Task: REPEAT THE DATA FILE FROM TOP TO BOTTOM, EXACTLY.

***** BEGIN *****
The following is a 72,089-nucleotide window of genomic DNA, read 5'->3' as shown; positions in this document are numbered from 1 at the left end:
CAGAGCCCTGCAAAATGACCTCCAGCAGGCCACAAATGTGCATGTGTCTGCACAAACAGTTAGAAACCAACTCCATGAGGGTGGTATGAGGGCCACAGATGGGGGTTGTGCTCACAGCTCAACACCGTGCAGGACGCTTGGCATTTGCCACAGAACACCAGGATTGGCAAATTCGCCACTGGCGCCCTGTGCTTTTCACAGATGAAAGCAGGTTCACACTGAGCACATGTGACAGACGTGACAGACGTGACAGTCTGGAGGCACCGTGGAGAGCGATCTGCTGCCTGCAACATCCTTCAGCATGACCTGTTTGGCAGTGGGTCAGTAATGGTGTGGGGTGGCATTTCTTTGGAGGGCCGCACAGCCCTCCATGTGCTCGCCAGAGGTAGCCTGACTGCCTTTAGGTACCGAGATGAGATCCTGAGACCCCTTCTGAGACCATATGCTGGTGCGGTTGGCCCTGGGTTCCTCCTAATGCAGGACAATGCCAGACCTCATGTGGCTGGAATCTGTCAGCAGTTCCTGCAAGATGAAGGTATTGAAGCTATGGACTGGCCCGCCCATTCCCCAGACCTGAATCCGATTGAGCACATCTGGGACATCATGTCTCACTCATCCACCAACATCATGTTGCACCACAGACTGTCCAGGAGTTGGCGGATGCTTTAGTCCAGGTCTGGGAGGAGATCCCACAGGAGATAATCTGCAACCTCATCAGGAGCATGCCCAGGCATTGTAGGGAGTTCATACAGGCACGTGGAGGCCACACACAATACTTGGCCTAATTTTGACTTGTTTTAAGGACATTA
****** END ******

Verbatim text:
The following is a 72,089-nucleotide window of genomic DNA, read 5'->3' as shown; positions in this document are numbered from 1 at the left end:
CAGAGCCCTGCAAAATGACCTCCAGCAGGCCACAAATGTGCATGTGTCTGCACAAACAGTTAGAAACCAACTCCATGAGGGTGGTATGAGGGCCACAGATGGGGGTTGTGCTCACAGCTCAACACCGTGCAGGACGCTTGGCATTTGCCACAGAACACCAGGATTGGCAAATTCGCCACTGGCGCCCTGTGCTTTTCACAGATGAAAGCAGGTTCACACTGAGCACATGTGACAGACGTGACAGACGTGACAGTCTGGAGGCACCGTGGAGAGCGATCTGCTGCCTGCAACATCCTTCAGCATGACCTGTTTGGCAGTGGGTCAGTAATGGTGTGGGGTGGCATTTCTTTGGAGGGCCGCACAGCCCTCCATGTGCTCGCCAGAGGTAGCCTGACTGCCTTTAGGTACCGAGATGAGATCCTGAGACCCCTTCTGAGACCATATGCTGGTGCGGTTGGCCCTGGGTTCCTCCTAATGCAGGACAATGCCAGACCTCATGTGGCTGGAATCTGTCAGCAGTTCCTGCAAGATGAAGGTATTGAAGCTATGGACTGGCCCGCCCATTCCCCAGACCTGAATCCGATTGAGCACATCTGGGACATCATGTCTCACTCATCCACCAACATCATGTTGCACCACAGACTGTCCAGGAGTTGGCGGATGCTTTAGTCCAGGTCTGGGAGGAGATCCCACAGGAGATAATCTGCAACCTCATCAGGAGCATGCCCAGGCATTGTAGGGAGTTCATACAGGCACGTGGAGGCCACACACAATACTTGGCCTAATTTTGACTTGTTTTAAGGACATTA